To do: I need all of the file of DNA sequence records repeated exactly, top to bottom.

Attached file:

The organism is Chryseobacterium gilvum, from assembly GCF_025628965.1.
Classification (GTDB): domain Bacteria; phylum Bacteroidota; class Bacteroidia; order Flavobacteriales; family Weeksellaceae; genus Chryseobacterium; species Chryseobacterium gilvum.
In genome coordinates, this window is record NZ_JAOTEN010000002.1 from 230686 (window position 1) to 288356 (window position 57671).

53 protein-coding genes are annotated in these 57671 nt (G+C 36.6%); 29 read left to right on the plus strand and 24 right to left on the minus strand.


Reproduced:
The organism is Chryseobacterium gilvum, from assembly GCF_025628965.1.
Classification (GTDB): domain Bacteria; phylum Bacteroidota; class Bacteroidia; order Flavobacteriales; family Weeksellaceae; genus Chryseobacterium; species Chryseobacterium gilvum.
In genome coordinates, this window is record NZ_JAOTEN010000002.1 from 230686 (window position 1) to 288356 (window position 57671).

53 protein-coding genes are annotated in these 57671 nt (G+C 36.6%); 29 read left to right on the plus strand and 24 right to left on the minus strand.